Education, Health & Wellbeing, Other, Politics

Why Te Reo Māori is Relevant Now

Kei hea tātou reo, Aotearoa?
Where is our language, Aotearoa?

This is a question that has been buzzing around in my head over the last few months. In January, I attended a summer camp in Ōtaki. It was an opportunity for youth aged 17-30 to come together and discuss politics, environmental issues, play music, dance, be in nature and to whakawhanaungatanga/meet people and hang out together. What was cool about both the town of Ōtaki and the camp itself was the celebration and encouragement of kōrero in te reo, and observation of tikanga Māori like karakia and mihimihi.

The experience was not only mind-blowing for me in terms of political activism, but was also inspiring and a catalyst that saw me fully dive into actively learning te reo māori. I think for a lot of pākehā New Zealanders, there can be a disconnect when it comes to engaging in te reo and tikanga Māori (customs/meaning) as a whole. There is a sense of not wanting to offend, or feeling like outsiders to the language and culture. The thing is, I see so much potential in all of us – no matter if we are tāngata whenua, tāngata tiriti or immigrants to New Zealand – embracing te reo Māori. I see it breaking down cultural barriers, generating rich discussion, educating us on our country’s pre and post-colonial history. More than that, te reo is beautiful to me in its depth, its sound and its spirituality: something that I feel English lacks entirely.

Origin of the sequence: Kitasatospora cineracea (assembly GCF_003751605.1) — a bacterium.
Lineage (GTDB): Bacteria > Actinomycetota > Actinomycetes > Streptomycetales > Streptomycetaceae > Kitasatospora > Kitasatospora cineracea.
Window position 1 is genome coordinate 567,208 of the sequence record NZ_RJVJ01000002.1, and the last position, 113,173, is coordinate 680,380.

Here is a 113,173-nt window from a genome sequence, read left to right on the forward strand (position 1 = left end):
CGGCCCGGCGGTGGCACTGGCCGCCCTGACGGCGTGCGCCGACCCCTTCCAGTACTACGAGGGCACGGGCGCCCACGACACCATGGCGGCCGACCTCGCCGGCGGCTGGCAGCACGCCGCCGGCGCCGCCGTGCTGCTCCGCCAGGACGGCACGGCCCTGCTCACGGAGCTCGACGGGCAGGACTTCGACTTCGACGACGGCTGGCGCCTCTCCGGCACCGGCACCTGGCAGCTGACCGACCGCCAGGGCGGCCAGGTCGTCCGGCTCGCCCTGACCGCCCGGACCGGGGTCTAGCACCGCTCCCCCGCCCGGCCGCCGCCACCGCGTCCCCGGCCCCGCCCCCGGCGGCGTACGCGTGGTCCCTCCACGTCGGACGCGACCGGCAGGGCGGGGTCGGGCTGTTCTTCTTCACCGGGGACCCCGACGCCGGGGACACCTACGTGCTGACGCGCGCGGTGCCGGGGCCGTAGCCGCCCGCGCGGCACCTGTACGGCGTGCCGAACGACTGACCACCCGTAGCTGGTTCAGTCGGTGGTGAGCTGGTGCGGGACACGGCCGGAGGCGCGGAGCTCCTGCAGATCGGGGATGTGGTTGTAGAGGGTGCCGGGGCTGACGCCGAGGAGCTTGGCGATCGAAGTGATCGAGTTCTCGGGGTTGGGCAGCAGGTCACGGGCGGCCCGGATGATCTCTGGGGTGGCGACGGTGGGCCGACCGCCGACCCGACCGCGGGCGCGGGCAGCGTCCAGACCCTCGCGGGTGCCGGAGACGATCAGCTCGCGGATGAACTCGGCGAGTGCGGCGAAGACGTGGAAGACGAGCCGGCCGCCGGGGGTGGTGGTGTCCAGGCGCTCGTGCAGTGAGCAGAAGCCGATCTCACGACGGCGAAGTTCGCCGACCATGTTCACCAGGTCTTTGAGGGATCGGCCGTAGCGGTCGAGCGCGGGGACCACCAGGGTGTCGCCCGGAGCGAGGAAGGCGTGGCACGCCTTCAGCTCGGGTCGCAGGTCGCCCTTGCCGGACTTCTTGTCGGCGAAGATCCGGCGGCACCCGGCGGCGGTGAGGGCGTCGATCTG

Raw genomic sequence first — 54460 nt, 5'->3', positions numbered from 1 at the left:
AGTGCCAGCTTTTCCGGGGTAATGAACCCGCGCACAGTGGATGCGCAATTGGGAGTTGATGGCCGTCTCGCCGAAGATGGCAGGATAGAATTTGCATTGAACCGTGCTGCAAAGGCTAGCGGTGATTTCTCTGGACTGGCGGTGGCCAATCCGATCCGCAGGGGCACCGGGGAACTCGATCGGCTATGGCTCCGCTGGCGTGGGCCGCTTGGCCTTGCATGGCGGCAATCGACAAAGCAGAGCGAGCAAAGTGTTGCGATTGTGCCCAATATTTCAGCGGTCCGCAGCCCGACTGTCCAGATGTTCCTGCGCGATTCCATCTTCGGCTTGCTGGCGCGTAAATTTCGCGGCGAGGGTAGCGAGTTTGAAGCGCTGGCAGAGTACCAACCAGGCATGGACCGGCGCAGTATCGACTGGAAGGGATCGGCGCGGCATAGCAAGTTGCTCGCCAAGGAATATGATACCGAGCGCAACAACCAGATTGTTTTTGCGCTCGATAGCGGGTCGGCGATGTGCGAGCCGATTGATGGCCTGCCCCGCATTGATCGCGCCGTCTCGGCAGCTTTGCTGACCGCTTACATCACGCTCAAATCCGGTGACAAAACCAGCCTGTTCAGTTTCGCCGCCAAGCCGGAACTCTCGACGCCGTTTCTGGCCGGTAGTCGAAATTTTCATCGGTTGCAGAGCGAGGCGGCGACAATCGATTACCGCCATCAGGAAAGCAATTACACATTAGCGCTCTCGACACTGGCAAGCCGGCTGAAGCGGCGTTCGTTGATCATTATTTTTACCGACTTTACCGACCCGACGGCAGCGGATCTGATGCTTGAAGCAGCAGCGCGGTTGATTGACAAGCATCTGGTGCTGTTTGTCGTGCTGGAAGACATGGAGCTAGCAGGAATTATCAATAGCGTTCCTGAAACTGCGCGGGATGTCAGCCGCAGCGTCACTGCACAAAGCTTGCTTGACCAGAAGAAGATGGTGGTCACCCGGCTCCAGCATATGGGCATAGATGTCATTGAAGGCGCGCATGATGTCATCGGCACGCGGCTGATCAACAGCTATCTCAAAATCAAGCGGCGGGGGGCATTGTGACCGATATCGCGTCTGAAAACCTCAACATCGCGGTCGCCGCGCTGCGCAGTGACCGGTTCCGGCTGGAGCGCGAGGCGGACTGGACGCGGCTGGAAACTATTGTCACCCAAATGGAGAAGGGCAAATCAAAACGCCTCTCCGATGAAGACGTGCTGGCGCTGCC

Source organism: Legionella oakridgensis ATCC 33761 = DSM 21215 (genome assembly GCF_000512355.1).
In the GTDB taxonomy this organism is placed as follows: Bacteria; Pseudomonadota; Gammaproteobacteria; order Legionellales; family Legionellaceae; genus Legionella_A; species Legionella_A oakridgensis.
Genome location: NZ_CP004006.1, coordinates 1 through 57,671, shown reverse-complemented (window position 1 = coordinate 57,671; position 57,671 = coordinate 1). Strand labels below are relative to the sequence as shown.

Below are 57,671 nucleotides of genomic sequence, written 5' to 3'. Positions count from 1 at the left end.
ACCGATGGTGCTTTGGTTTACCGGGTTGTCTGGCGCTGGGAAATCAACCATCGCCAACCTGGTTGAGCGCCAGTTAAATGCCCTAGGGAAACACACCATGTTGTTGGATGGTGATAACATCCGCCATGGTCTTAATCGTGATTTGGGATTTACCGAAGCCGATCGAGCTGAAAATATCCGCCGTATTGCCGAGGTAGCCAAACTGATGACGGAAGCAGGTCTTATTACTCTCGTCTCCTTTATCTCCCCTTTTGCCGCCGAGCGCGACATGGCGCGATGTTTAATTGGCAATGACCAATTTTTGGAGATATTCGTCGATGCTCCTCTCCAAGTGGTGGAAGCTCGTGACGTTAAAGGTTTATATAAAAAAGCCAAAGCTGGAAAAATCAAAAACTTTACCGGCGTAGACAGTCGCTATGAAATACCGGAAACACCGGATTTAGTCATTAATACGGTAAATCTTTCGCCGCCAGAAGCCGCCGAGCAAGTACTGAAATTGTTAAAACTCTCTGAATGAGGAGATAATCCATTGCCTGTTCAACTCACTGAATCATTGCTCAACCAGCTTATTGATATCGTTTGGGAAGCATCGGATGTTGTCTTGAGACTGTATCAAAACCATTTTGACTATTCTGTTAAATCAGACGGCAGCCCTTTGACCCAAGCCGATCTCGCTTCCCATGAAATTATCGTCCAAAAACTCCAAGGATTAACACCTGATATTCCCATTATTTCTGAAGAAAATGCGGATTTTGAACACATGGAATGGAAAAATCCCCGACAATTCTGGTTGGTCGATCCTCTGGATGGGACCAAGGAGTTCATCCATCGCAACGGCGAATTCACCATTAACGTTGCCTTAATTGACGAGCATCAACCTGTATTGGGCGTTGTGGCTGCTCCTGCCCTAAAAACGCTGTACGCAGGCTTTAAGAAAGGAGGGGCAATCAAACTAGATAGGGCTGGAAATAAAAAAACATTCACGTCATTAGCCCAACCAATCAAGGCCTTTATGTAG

It is upsetting to me that many tāngata whenua cannot speak their mother tongue. That is the fault of my colonial ancestors. We cannot change the past, but we can always make efforts to create a better future for everyone. It starts with acknowledgement and with mutual understanding. Yes, I realise my idealism and my naivety, but if we can’t dream of something better than what we currently have, how on earth can we change the status quo?

I had an acquaintance tell me recently that they thought by pronouncing Māori place names correctly, I was (somehow) being racist? I was quick to counter that I see intentionally mangling Māori place names as apathetic (and potentially) racist. In my eyes, any effort to engage with te reo respectfully and in a contextually meaningful way should be encouraged.